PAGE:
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How can you get the most out of your question bank system? Here are our top five tips.

Let’s face facts – not all questions perform as well as you like during examinations. It takes significant amounts of time to prepare, collate and review examination questions. And finding out after your students have sat the exam that your questions have not performed as expected is disappointing – and can call the validity of your exam into question.

There can be many reasons why a question doesn’t perform as you would like. The beauty of a sophisticated question bank system is that you can use your past experience to continuously improve – easily. It is similar to the sentiment of Lord Kelvin’s comment – “if you cannot measure it, you cannot improve it.”

1.    If your question bank database is effectively a collection of word documents stored in individual files it is time to consider another solution.

This kind of approach was probably ok twenty years ago, but ultimately now it is likely that you have a stack of data that is unsearchable and un-index-able. It’s likely that this is holding you back from improving your questions from exam to exam because you can’t access powerful insights at your fingertips.

2.    Use the statistics.

It might seem obvious but really take notice of what the statistics in your question bank tell you. A sophisticated question bank system will analyse several parameters for each question or group of questions allowing you to gain an in-depth understanding of question effectiveness as well as making comparisons with its performance in previous exams.

A robust question bank system will present the following statistics at a minimum:

  • Mean – The mean score is one of the most basic stat tools. A high mean score suggests the question was relatively easy and makes distinguishing between A-level and B-level students difficult.
  • Facility – As the name implies, will give you an indication of how easy or difficult a question was. The higher the facility, the easier the question.
  • Discrimination – Is a measure of how well a question discriminates between good and poor candidates. This can be calculated in various ways, but typically it compares the top third of students with the bottom third. The higher the value, the better the correlation between the question and the exam. The quality of distractors can influence student performance on an exam question. A strong distractor will test the top scoring students. For distractors to work they must be plausible; could possibly be argued as correct; and have a reasonable chance of being selected by someone who has not learnt the material.
  • Point Biserial –  Measures the correlation between a candidate’s performance on a question and the exam as a whole. Results range from –1 to 1. A higher value indicates that the students who had high test scores got the question correct whereas students who had low test scores got the question wrong. Questions with discrimination values near or less than zero should be removed from the exam.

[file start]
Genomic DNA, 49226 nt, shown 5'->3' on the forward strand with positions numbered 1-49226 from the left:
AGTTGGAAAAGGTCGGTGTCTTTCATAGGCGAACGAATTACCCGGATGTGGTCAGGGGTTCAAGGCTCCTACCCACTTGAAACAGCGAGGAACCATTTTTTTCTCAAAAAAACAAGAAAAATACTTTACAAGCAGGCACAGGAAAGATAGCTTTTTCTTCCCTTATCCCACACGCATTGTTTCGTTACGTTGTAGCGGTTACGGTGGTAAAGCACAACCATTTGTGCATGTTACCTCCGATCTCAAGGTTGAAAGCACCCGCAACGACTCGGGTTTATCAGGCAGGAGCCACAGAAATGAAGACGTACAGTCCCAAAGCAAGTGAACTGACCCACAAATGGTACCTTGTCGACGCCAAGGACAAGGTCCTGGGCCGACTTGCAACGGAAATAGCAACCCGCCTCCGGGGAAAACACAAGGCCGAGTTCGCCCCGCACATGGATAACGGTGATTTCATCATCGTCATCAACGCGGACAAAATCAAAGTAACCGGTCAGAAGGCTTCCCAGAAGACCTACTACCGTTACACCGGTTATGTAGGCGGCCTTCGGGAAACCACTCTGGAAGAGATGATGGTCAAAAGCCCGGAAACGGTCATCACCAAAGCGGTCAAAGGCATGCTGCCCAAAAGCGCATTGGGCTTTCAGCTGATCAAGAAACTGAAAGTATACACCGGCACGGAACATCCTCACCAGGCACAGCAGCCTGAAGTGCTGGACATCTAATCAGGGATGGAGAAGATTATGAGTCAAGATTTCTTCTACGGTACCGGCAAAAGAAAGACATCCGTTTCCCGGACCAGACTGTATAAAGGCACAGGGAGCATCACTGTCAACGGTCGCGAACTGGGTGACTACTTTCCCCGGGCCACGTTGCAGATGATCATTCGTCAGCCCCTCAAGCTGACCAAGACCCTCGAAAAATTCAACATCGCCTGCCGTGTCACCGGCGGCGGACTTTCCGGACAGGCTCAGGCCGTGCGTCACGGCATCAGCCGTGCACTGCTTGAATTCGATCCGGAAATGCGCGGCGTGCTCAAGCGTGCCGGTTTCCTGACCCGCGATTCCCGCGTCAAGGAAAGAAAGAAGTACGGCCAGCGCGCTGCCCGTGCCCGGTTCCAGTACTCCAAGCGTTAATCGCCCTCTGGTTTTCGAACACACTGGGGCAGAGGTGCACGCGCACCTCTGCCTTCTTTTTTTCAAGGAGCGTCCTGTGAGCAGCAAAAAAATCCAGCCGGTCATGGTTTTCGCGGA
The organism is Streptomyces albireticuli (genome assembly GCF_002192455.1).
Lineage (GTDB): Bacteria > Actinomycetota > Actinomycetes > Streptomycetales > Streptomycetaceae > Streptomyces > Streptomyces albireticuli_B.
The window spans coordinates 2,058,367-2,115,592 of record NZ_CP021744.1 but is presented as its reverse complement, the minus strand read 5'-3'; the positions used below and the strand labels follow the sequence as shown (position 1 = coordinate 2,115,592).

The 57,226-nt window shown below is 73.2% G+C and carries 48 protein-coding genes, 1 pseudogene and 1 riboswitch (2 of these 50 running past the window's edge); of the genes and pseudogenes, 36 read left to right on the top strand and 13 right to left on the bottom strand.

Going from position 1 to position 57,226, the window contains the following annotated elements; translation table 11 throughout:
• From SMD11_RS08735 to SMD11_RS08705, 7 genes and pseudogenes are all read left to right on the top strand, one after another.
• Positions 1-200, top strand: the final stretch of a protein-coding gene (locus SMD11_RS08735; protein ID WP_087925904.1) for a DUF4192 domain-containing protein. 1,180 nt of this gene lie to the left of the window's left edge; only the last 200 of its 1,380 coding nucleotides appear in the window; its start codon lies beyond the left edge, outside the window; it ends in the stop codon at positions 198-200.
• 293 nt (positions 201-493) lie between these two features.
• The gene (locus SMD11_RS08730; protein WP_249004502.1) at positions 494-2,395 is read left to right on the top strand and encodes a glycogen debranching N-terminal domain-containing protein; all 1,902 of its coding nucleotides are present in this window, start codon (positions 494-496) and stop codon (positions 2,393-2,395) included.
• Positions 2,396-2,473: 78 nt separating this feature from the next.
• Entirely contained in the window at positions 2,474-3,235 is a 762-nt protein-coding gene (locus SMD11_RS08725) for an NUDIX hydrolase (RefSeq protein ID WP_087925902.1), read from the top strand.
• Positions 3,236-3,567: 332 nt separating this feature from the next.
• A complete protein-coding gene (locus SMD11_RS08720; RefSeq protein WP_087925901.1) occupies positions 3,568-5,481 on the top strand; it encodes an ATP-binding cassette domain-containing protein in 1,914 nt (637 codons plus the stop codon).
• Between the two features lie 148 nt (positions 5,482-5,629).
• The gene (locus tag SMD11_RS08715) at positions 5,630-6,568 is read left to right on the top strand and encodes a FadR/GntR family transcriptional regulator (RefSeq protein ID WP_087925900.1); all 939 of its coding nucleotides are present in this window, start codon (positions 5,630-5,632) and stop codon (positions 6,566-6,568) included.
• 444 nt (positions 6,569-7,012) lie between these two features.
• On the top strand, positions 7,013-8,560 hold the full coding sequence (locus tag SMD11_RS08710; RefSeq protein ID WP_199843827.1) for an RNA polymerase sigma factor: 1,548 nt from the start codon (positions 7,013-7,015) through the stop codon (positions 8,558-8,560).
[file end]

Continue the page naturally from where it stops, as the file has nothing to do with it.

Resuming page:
• Pentile Histogram – This shows the percentage of students in each 20% score band who have answered the question correctly. An indication of a good performing question has a pentile showing a downward trend.
  • Kuder Richardson Formula 20 (KR20) value is used to give an overall indication of reliability.

3.    Use the statistics.

Yes, we have already mentioned this, but it is worthwhile considering the statistics behind OSCE (practical) exams as well as those for multiple choice exams. The set up for OSCE exams can be extremely complicated – and with multiple assessors making it even more challenging. However there are real benefits in understanding the differences between assessors and their performance during the day – especially when it comes to any subjective marking of a candidates performance.

4.    Numbering controls that are in-built in question bank system prevent simple numbering mistakes that can render your exam invalid.

Automatic controls ensure that the exam questions remain in sequence following the addition, withdrawal or movement of questions within an exam. Our recommendation is to always manage all your exam editing and re-ordering within the question bank. Occasionally we see clients creating their exam in question bank software, and then exporting the questions to another format (most likely word). It is at this point that exam questions are edited and then re-imported into the question bank system.  This process usually overrides the automatic controls that help to minimise human error – and of course introduces a numbering error.

However, the best solution for removing human error in exam preparation and management are next-generation exam management tools, such as the eSystem. eSystem manages the entire preparation, administration and analysis of exams managed within one solution. There is no need to export exams and circulate them to stakeholders as each author can review specific questions or the entire exam in a controlled and audited manner.

5.    And finally use your question bank to provide a framework for preparing your exam.

This is known as blueprinting (view this short video). When a question bank includes information on how many times a question has been used, when it was last used, how it performed and so on, you can use it as a starting point for designing new exams. When you are close to finishing the exam design phase, use your question bank to cross check that you have covered all your learning outcomes.

The power of a robust question bank system isn’t in doubt. It saves time, energy, resources – and at times stress. As well as ensuring that you set the exam that best evaluates candidates’ knowledge. Our specialists here at Speedwell are happy to give you a host of other tips which will ensure you get the most out of your question bank system. Please get in touch and ask!